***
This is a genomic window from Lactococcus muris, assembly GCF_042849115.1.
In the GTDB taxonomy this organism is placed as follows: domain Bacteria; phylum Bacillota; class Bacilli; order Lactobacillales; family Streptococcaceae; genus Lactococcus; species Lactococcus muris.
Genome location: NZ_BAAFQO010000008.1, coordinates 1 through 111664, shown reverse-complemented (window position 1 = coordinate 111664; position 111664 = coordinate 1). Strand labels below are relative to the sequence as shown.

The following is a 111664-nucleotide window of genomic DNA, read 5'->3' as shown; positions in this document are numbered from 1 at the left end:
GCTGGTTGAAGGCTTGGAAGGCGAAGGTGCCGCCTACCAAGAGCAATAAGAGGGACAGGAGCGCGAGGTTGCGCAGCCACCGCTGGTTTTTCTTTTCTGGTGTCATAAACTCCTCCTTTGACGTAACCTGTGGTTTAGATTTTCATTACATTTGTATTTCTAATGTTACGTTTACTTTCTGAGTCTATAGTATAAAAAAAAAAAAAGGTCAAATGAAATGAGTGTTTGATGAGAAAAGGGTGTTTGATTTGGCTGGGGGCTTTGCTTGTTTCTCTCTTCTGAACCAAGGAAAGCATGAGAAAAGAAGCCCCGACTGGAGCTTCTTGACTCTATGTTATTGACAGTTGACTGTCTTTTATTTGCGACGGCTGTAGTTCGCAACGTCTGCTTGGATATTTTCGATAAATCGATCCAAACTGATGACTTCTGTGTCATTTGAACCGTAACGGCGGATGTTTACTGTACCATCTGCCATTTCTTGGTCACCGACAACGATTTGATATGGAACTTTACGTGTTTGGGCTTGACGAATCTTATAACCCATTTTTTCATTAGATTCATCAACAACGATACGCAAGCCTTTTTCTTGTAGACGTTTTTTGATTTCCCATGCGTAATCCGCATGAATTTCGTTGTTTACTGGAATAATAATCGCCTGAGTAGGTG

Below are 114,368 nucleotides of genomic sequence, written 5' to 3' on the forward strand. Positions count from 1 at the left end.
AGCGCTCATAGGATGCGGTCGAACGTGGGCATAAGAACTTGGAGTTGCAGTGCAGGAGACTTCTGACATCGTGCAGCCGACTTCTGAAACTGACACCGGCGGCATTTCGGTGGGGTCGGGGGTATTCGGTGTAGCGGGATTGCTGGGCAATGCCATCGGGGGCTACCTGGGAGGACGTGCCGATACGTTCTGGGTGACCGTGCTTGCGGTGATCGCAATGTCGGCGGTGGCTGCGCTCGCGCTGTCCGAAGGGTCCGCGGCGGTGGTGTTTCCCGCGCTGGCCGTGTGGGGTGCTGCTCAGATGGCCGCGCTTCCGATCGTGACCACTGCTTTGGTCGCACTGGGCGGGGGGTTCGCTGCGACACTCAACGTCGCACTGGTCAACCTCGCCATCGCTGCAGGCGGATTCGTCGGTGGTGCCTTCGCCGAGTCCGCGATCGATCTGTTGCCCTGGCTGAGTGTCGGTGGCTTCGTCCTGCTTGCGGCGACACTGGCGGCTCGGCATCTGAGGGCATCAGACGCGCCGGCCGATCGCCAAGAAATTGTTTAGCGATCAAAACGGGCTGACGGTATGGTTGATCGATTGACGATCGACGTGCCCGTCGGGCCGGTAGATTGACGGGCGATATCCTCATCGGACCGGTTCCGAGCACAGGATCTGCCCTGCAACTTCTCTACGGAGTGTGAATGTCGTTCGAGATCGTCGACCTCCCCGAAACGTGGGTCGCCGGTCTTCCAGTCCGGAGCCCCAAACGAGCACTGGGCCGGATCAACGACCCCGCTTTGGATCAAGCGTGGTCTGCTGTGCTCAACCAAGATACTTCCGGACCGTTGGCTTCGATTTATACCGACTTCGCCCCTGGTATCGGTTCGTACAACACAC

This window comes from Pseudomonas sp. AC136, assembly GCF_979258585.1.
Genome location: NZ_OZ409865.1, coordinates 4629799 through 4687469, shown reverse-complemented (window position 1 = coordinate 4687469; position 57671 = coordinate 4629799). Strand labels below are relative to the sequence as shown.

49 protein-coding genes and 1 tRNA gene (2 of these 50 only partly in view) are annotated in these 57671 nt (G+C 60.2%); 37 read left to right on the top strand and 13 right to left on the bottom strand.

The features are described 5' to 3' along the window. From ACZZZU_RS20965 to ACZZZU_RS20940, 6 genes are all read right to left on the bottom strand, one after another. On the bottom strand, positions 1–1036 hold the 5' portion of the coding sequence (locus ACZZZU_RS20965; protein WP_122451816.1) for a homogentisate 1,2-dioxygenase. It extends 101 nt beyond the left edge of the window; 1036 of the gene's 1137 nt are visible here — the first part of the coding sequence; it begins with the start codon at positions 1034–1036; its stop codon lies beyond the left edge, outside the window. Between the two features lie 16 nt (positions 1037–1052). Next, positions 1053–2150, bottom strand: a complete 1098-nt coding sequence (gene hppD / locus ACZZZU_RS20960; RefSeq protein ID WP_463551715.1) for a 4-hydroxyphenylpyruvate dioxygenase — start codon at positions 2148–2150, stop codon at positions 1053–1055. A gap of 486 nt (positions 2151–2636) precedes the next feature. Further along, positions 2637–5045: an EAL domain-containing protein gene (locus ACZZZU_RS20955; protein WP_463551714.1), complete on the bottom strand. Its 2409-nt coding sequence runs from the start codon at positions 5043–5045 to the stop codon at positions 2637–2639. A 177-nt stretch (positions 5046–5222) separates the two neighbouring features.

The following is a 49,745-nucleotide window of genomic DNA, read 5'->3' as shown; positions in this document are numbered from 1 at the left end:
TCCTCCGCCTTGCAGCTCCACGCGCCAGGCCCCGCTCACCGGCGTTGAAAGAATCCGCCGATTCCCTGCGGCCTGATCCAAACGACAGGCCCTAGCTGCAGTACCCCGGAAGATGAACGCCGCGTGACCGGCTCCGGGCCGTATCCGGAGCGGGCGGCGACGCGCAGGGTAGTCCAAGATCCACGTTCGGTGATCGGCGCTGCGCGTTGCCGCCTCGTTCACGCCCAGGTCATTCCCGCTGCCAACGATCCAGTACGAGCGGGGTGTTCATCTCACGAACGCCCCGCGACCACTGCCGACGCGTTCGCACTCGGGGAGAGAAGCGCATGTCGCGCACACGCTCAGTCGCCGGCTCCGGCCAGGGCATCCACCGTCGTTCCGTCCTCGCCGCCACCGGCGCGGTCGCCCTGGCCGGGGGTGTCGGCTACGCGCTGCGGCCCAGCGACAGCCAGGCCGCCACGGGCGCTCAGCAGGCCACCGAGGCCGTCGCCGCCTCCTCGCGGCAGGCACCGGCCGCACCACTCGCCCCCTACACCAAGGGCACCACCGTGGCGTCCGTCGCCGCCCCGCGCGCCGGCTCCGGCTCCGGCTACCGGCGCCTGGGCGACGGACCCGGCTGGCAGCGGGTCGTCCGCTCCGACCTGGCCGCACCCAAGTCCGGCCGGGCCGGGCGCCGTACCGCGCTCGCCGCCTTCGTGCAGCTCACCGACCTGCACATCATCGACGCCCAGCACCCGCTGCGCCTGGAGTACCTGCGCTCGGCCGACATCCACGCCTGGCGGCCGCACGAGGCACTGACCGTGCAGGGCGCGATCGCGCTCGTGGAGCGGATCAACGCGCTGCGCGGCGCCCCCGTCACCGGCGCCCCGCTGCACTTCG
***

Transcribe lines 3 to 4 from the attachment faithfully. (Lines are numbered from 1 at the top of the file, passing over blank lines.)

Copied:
Genome location: NZ_BAAFQO010000008.1, coordinates 1 through 111664, shown reverse-complemented (window position 1 = coordinate 111664; position 111664 = coordinate 1). Strand labels below are relative to the sequence as shown.

The following is a 111664-nucleotide window of genomic DNA, read 5'->3' as shown; positions in this document are numbered from 1 at the left end: